Actually, I'm planning on using a line of epoxy at the bottom of the groove to bond the CF rod, then a 50/50 or 25/75 mix of epoxy/microbeads to fill in the groove around the CF rod and make a smooth surface.

As far as the wing goes, yeah it's a horrid airfoil. I can't imagine it would have changed the mold price significantly to make it at least semi-symmetric. I intend to round off the bottom of the leading edge and sand it down. I'm thinking I am going to make a 1 1/2" extension for the back of each wing that tapers down from 1/2" to 1/4-1/8" and glue it to the trailing edge. The ailerons would be cut out of that extension.

--SS
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Controlled Flight Into Terrain....

Postposted on Tue Sep 16, 2008 10:08 pm

Those that have exposure to the aviation industry are probably familiar with the term CFIT. This is what it looks like when done to a Multiplex Gemini.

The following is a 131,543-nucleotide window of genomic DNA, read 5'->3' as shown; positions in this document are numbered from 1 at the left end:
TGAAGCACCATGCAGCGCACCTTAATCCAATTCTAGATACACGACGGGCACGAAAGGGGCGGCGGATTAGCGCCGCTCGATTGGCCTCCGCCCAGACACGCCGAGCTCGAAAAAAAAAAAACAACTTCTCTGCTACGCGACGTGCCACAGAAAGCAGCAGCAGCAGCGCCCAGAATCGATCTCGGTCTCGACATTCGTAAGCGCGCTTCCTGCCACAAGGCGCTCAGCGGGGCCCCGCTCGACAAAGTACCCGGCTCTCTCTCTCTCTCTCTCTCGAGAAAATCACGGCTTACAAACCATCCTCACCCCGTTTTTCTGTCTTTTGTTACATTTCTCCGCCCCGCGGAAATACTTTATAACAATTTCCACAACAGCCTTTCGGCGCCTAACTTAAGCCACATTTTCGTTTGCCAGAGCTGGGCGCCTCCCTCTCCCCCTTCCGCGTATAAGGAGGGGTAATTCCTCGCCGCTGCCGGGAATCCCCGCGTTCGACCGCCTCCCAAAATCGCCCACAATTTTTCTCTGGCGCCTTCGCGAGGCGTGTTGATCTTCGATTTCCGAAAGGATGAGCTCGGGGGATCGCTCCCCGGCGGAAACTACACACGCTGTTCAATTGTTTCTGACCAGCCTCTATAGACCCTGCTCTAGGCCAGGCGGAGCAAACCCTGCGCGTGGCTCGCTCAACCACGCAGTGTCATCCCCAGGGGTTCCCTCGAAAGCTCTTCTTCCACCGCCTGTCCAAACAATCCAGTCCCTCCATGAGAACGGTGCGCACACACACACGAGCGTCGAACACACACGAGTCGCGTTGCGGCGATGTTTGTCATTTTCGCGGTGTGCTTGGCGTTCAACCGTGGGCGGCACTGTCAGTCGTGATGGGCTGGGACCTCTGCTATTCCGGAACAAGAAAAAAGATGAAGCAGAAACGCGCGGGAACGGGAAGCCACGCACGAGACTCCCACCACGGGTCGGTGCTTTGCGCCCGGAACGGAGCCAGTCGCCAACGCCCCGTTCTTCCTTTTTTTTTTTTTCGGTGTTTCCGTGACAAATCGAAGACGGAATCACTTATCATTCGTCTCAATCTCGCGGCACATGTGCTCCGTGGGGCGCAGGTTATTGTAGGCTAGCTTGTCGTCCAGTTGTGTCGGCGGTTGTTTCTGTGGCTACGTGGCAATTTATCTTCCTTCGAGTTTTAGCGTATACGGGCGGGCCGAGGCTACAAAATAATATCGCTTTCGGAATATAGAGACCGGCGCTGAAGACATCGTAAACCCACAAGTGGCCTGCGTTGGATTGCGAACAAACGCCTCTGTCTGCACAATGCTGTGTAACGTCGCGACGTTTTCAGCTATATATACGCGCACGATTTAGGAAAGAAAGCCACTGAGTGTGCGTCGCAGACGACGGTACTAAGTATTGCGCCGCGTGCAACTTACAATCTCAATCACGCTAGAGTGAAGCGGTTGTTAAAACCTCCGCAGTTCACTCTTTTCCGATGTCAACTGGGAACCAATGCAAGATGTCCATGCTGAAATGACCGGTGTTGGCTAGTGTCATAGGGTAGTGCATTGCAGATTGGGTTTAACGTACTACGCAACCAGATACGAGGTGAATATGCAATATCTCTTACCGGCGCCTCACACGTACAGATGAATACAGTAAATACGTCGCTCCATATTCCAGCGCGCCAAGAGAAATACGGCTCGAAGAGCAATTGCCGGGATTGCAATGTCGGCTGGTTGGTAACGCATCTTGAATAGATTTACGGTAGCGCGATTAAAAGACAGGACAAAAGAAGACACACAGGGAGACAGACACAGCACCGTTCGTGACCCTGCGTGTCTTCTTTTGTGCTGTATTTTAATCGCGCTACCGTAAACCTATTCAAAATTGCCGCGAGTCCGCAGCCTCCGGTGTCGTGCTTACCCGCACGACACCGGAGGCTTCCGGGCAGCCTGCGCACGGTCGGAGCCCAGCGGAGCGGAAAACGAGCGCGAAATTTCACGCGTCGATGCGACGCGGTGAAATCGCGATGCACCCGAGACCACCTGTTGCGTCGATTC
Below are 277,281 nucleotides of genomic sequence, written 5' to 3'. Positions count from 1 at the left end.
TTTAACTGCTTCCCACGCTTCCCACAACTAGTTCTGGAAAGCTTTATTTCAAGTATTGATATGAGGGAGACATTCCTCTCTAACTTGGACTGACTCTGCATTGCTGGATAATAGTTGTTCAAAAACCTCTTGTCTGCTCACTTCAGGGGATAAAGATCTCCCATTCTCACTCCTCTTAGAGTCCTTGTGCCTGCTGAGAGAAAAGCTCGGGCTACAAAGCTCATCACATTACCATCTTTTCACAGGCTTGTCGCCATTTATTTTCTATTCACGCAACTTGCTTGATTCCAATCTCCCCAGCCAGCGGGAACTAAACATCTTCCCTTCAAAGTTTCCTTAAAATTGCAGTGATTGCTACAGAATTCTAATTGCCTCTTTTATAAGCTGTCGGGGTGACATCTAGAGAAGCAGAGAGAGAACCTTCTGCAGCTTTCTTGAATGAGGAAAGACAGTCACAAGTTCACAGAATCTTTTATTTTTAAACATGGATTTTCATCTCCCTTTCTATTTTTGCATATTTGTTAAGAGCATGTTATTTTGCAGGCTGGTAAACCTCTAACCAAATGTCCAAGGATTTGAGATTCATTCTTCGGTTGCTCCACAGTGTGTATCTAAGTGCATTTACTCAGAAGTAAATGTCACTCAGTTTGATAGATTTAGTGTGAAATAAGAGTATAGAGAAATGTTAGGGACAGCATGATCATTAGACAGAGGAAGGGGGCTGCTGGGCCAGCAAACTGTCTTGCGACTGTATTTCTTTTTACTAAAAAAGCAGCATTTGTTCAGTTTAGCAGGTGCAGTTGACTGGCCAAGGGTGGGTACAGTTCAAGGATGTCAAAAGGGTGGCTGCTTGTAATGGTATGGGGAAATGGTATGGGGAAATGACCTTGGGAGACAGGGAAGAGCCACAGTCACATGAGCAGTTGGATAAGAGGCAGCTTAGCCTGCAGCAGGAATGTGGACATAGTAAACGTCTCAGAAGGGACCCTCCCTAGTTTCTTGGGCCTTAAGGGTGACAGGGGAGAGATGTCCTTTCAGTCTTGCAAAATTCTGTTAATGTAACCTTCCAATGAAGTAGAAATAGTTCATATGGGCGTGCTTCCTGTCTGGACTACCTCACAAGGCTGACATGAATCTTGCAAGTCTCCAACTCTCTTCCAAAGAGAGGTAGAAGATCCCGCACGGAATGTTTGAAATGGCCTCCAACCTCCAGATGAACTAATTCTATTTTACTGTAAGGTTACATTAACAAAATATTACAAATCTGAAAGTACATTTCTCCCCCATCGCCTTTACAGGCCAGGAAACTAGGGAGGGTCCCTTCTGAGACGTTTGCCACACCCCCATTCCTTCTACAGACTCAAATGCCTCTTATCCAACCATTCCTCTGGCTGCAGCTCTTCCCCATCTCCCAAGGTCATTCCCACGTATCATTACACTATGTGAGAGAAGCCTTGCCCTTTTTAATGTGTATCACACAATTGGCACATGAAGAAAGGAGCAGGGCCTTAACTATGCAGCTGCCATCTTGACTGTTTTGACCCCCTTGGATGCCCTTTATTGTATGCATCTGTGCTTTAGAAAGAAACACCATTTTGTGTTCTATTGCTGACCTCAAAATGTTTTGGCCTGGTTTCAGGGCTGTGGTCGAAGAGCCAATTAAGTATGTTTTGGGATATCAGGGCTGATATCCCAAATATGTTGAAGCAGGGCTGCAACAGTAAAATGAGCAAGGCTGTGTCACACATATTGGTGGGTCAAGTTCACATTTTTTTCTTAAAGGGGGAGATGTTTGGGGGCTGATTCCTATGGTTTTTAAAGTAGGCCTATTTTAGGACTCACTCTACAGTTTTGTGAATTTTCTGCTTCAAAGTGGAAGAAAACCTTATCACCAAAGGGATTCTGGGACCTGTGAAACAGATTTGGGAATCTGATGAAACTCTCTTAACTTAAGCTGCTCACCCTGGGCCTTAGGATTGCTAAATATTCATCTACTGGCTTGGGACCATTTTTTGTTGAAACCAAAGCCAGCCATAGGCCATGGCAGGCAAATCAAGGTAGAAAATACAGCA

Image

I hit hard enough to leave a divot in the turf. I was about 25 feet up banked into a steep turn and I'm pretty sure I stalled the inside wing. It rolled over towards the inside of the turn and spiraled into the ground at flight speed. I am actually really impressed with how the plane held up. It's nothing some Elapor soup and a bit of CA can't fix.

Elapor doesn't break so much at tear. Here is a close up that shows how clean the tear really is.
Image

The biggest problem is that I snapped the motor mount clean in two.
Image
This is probably actually a good thing as it may have saved the motor, which appears to have no damage, not even a bent shaft.

Image